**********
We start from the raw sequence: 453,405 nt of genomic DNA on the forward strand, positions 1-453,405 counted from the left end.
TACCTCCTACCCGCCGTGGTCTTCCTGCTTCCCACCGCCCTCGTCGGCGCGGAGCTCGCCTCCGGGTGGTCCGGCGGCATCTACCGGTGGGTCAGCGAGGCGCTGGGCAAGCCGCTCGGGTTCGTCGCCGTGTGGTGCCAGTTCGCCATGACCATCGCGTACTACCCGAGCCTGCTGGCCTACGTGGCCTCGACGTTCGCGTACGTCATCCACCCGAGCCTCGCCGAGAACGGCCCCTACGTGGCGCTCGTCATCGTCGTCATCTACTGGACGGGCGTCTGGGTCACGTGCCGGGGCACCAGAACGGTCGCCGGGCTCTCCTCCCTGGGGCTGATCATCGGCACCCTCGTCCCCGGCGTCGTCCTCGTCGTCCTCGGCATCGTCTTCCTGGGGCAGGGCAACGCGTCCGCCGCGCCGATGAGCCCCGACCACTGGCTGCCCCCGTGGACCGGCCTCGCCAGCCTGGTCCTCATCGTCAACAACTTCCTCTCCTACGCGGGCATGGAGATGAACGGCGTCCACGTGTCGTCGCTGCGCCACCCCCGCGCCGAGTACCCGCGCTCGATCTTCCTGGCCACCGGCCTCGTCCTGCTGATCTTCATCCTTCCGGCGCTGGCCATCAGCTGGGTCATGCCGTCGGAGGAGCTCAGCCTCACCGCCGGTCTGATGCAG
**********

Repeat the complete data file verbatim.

We start from the raw sequence: 453,405 nt of genomic DNA on the forward strand, positions 1-453,405 counted from the left end.
TACCTCCTACCCGCCGTGGTCTTCCTGCTTCCCACCGCCCTCGTCGGCGCGGAGCTCGCCTCCGGGTGGTCCGGCGGCATCTACCGGTGGGTCAGCGAGGCGCTGGGCAAGCCGCTCGGGTTCGTCGCCGTGTGGTGCCAGTTCGCCATGACCATCGCGTACTACCCGAGCCTGCTGGCCTACGTGGCCTCGACGTTCGCGTACGTCATCCACCCGAGCCTCGCCGAGAACGGCCCCTACGTGGCGCTCGTCATCGTCGTCATCTACTGGACGGGCGTCTGGGTCACGTGCCGGGGCACCAGAACGGTCGCCGGGCTCTCCTCCCTGGGGCTGATCATCGGCACCCTCGTCCCCGGCGTCGTCCTCGTCGTCCTCGGCATCGTCTTCCTGGGGCAGGGCAACGCGTCCGCCGCGCCGATGAGCCCCGACCACTGGCTGCCCCCGTGGACCGGCCTCGCCAGCCTGGTCCTCATCGTCAACAACTTCCTCTCCTACGCGGGCATGGAGATGAACGGCGTCCACGTGTCGTCGCTGCGCCACCCCCGCGCCGAGTACCCGCGCTCGATCTTCCTGGCCACCGGCCTCGTCCTGCTGATCTTCATCCTTCCGGCGCTGGCCATCAGCTGGGTCATGCCGTCGGAGGAGCTCAGCCTCACCGCCGGTCTGATGCAG